The results of this global survey showed that 7% of all coastal states carry out rigorous scientific assessment for the generation of management policies, 1.4% also have a participatory and transparent process to convert scientific recommendations into policy, and less than 1% also implement mechanisms to ensure the compliance with regulations. No one country was additionally free of the effects of excess fishing capacity, subsidies or access to foreign fishing.
"Perhaps the most striking result of our survey was that not a single country in the world was consistently good with respect to all these management attributes. So which countries are doing well and which are not is a question whose answer depends on the specific attribute you are looking at," says Mora.
The results of the study show that wealthier countries, though they have predominantly better science and enforcement capabilities, face the negative repercussions of excessive subsidies and larger fishing capacity, which have resulted largely from increased modernisation of national fleets. In contrast, poorer countries largely lacked robust science and enforcement capabilities and although these nations have less fishing capacity nationally, they disproportionally sold fishing rights to nations that did. The study showed that in 33% of the coastal states classified as low-income (commonly countries in Africa and Oceania) most fishing is carried out by foreign fleets from either the European Union, South Korea, Japan, China, Taiwan or the United States. The only attribute in which poorer and wealthier countries overlapped significantly was their limited ability to convert scientific recommendations into policy. The mechanism for this pattern, however, was different. Poor countries reportedly struggle with the effects of corruption while wealthier countries often encounter more political or economical pressures.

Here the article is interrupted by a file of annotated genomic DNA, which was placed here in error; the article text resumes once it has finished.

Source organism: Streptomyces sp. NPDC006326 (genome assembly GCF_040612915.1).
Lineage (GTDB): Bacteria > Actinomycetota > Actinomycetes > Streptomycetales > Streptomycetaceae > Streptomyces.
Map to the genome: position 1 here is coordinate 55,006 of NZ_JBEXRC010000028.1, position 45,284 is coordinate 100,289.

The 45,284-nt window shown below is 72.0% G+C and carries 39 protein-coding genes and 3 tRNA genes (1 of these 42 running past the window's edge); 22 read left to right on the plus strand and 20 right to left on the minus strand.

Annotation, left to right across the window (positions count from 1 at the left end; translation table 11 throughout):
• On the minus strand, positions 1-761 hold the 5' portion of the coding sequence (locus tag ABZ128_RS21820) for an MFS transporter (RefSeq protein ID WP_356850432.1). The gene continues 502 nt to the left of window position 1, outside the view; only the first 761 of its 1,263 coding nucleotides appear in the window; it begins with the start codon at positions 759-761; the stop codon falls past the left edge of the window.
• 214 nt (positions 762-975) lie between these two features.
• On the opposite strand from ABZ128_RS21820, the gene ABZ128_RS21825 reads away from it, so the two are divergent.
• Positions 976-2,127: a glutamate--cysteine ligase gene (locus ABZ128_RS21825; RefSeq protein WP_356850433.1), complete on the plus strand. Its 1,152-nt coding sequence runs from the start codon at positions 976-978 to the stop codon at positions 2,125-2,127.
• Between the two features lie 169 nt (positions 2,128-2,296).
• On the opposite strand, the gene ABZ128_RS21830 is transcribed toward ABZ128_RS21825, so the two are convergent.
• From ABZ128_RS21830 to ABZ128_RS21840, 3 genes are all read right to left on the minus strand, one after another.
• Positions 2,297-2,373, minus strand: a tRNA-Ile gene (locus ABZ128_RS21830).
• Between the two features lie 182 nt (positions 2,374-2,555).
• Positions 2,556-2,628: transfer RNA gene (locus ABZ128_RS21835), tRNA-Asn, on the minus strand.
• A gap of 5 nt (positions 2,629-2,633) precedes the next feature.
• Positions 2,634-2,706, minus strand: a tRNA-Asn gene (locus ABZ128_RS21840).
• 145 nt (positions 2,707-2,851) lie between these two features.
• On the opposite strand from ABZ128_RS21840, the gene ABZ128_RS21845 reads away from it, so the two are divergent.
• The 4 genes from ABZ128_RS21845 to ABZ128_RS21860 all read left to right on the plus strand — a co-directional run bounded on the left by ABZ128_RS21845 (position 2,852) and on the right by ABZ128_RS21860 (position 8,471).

For the second part of the study, Mora and his colleagues combined the database on management effectiveness with a recently developed index to assess the probability that the catch of a particular country is sustainable or not. This part of the study showed that out of several attributes analysed, the transparency with which scientific recommendations are turned into policy plays the strongest role in the fate of fisheries sustainability.
"Transparent policy-making is at the centre of the entire process," explains co-author Marta Coll, at the Institut de Ciènces del Mar in Spain. "If this is heavily influenced by political pressures or corruption, it is unlikely that good scientific advice will ever be translated into proper regulations. Similarly, authoritarianism in this process is likely to reduce compliance with the resulting policies."
"This study provided us with a look at both sides of the coin," says Andrew Rosenberg at the University of New Hampshire, who was not involved in the study. "On one hand, it reminds us of the difficult challenges facing fisheries management globally in protecting critical natural resources from over-exploitation. On the other hand it delivers a message of hope that when policy-making is transparent, participatory, and based on science, things can improve."